Rural women across Asia and the Pacific region play a critical role in supporting the three pillars of food security - food production, economic access to available food and nutritional security - for the members of their households, in normal times as well as during periods of stress. However, their roles generally are constrained and undervalued (Laier et al., 1966), and usually executed in the face of enormous social, cultural and economic constraints (Quisumbing et al. 1995). At the local level, food security depends on the capacity of individuals and households to produce their own food or buy and use food of sufficient quantity and quality all through the life cycle and varying seasons. Understanding the relative status and different roles of women and men within the household is essential to comprehend the different strategies households pursue to access resources and promote food security. The majority of households and communities in Asia and the Pacific region manage their rural production systems based on socially accepted gender divisions of labour that affect food security achievements. In the Pacific Islands, the semi-subsistence and communal nature of local economies, in which women and girls play an integral role in family production and resource management systems, has traditionally provided the foundations for family food security, ensuring the production of food and essential items for family use. However, a lack of awareness and lack of appreciation of rural women ’s productive roles in many developing countries in the region have historically undervalued their contribution. The result is enduring discrimination in women ’s access to resources and opportunities, which is reflected in significant deficits in female educational and health indicators.
“Rural women across Asia and the Pacific region play a critical role in supporting the three pillars of food security – food production, economic access to available food, and nutritional security – for the members of their households, in normal times as well as during periods of stress. The majority of households and communities in Asia and the Pacific manage their rural production systems based on socially accepted gender divisions of labour that affect food security achievements.”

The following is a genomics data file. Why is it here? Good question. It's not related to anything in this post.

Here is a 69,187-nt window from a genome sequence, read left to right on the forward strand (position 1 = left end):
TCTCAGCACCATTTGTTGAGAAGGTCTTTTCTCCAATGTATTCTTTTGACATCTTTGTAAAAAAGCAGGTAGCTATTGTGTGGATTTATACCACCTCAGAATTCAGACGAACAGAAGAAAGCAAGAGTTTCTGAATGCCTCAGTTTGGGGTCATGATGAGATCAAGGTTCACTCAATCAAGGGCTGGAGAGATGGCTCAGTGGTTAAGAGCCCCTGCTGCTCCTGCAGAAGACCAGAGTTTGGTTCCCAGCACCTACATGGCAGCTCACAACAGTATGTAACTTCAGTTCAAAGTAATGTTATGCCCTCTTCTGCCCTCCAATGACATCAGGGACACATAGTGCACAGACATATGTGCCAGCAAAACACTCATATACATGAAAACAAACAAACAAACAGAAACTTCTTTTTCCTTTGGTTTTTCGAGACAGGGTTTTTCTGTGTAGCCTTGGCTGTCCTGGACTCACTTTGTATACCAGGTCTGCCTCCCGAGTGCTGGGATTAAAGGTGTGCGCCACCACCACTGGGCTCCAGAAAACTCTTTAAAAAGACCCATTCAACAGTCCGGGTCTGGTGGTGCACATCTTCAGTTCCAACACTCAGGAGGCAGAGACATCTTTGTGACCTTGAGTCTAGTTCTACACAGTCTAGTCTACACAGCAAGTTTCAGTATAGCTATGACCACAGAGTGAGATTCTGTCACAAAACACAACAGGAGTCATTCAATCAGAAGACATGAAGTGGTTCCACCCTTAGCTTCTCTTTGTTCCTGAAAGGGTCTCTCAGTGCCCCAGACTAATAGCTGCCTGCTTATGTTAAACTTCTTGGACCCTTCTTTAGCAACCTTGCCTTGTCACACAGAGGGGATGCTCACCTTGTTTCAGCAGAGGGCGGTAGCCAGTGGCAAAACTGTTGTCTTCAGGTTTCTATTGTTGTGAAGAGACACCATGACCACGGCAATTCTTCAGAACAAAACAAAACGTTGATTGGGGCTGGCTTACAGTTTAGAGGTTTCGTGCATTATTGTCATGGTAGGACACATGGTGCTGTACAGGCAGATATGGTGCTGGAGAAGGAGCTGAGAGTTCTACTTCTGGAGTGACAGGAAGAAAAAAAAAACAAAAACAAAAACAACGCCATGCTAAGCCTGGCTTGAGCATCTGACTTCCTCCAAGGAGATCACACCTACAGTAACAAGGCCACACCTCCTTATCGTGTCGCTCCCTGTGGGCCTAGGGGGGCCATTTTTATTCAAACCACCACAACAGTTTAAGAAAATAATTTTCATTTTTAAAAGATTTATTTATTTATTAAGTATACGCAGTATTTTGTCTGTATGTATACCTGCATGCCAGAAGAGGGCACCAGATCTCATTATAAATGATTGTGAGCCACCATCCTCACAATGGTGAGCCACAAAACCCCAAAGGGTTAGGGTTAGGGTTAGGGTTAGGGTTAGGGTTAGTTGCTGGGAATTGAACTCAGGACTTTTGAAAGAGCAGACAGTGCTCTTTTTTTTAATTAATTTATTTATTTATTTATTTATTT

Until now, the development and academic communities have generally paid scant attention to the situation of rural women. Indeed, Sachs (1996) has noted, “feminist theorists, as well as rural social theorists, remain inattentive to rural women ’s concerns. Their urban focused, theoretical work inadequately addresses the context of rural women ’s lives. ” Yet given the role of women in achieving food security for their families, meeting the world ’s food needs in the year 2020 will depend even more than it does now on the capabilities and resources of women (Brown et al. 1995). Sustainable food security can only be achieved with the full participation of women as equal partners and, as such, it is essential to fully understand women ’s roles and responsibilities in the household, community and local economy, as well as the range of constraints and inequalities they face on a daily basis. However, the lack of current sex-disaggregated data that reflect urban-rural and gender-differentiated considerations is a critical impediment in this regard. In this context, it is essential that FAO examines the situation of rural women in Asia and the Pacific region, and. 3 identifies and pursues opportunities to analyse and integrate gender dimensions and strategies to empower rural women in all aspects of agricultural and rural development.